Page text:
We all want our communications to generate impact among our audiences. But how does one do that when your key audience is Russian Prime Minister Vladimir Putin and other prominent policy makers? Tom Carver contemplates this question as the head of global communications at the Carnegie Endowment for International Peace, a private, nonprofit organization dedicated to advancing cooperation between nations and promoting active international engagement by the United States.
“As is the case for many organizations, it is a challenge for us at the Carnegie Endowment for International Peace to demonstrate how our communications is creating impact,” Tom told me in a phone interview. “Carnegie is positioned as the first truly global think. To continually define this will be a challenge.”
Tom has seen up close and personal what happens when nations don’t cooperate. As a journalist with the BBC, he covered global catastrophes in the 1990s such as the war in the Balkans and the genocide in Rwanda. Prior to joining Carnegie, he was also a communications consultant.
He joined Carnegie at a key time. The organization is pioneering the first global think tank, with offices now in Washington, Moscow, Beijing, Beirut, and Brussels. “In the birthing stage, we established these centers,” said Tom. “We now need to use our communications tools to connect them and demonstrate broad, ongoing impact.”
Speaking to Tom and learning more about the Carnegie Endowment further reinforced the idea that in our globalized world, relationships and a local touch are vital now more than ever. As Tom explained to me, “what works in Washington DC might not work in other parts of the world.”
Tom also shared insights on another communications dilemma for Carnegie: providing focus not necessarily how you communicate but rather what you communicate. For an organization like Carnegie, this can be quite complex as its scholars provide analysis on a range of interdependent and global topics such as nuclear proliferation, energy issues and international economics.
Tom highlighted for me three key principles that could potentially apply to other communicators in different industries:
1. Link different parts of the world as opposed to just communicating from one place. Many of the issues that Carnegie addresses require connecting different offices and regions.
2. Continually tap into your network. Tom used an example of how the Carnegie Endowment tapped into its network to bring former Russian foreign minister Igor Ivanov to co-chair an event. This ultimately enabled Carnegie to raise the profile of its multi-year Russian security initiative among Kremlin officials.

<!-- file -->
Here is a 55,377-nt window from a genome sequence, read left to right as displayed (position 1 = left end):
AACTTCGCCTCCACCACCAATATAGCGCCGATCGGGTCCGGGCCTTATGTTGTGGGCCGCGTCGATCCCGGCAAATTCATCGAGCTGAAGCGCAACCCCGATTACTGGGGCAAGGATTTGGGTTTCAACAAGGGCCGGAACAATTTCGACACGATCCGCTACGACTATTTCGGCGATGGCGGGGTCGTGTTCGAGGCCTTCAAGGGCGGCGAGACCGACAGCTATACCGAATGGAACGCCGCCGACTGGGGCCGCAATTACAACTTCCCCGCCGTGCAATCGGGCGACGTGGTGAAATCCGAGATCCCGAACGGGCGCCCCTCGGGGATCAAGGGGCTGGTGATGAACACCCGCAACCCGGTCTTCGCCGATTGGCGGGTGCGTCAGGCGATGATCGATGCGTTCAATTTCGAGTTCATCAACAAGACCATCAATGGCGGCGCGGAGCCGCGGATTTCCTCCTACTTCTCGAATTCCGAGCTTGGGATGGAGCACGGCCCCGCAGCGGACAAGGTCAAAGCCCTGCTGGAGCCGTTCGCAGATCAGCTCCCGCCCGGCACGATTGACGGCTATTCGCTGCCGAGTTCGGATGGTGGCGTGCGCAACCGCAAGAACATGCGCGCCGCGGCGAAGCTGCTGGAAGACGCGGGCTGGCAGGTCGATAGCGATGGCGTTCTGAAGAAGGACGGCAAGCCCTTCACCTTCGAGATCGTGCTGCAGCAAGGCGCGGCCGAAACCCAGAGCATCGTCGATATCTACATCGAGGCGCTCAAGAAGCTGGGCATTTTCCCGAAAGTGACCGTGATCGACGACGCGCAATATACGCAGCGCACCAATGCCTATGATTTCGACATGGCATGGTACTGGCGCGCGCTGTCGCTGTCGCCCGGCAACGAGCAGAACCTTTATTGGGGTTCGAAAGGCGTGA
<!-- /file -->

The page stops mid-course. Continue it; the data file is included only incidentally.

3. Get out of the office and count on your partners. Even though the Carnegie Endowment has offices in Beirut, it is simply not enough to address all the different challenges across the 24 countries in the Arab world from one location. Tom shared about how Carnegie has partnered with other local think tanks in places such as Cairo to hold key events.
Embedded in these three principles is the importance of being a glocal, that overused yet poignant term that intertwines thinking global and local. Going forward in the future, Tom believes communications at a leading global think tank like Carnegie will be less centralized and more distributed and networked.
While the audiences I communicate with in my role as a communicator at a global business school vary from the Carnegie Endowment’s core stakeholder group, it was interesting discussing with Tom the some of the key areas of concern which face all communicators. One such area is social media.
“From my perspective, there are two models on how a think tank can best use social media,” explains Tom. “One is to have a separate team of journalists and writers produce content in parallel with the think tank. The other approach is enabling scholars to strategically use social media resources. There are merits to both and we are still trying to figure out the best approach.”
Tom concludes with a message that is applicable for many other industries, organizations and individuals. “Ultimately social media is personal. People follow people. For us to strategically use social media effectively, we need to see a culture shift. We have to get there eventually. It is unavoidable that our audiences will be there.”
Tom Carver is also the author of Where the Hell Have You Been, an account of his father Richard Carver’s escape from POW camp in World War II. Learn more at http://www.tomcarver.net.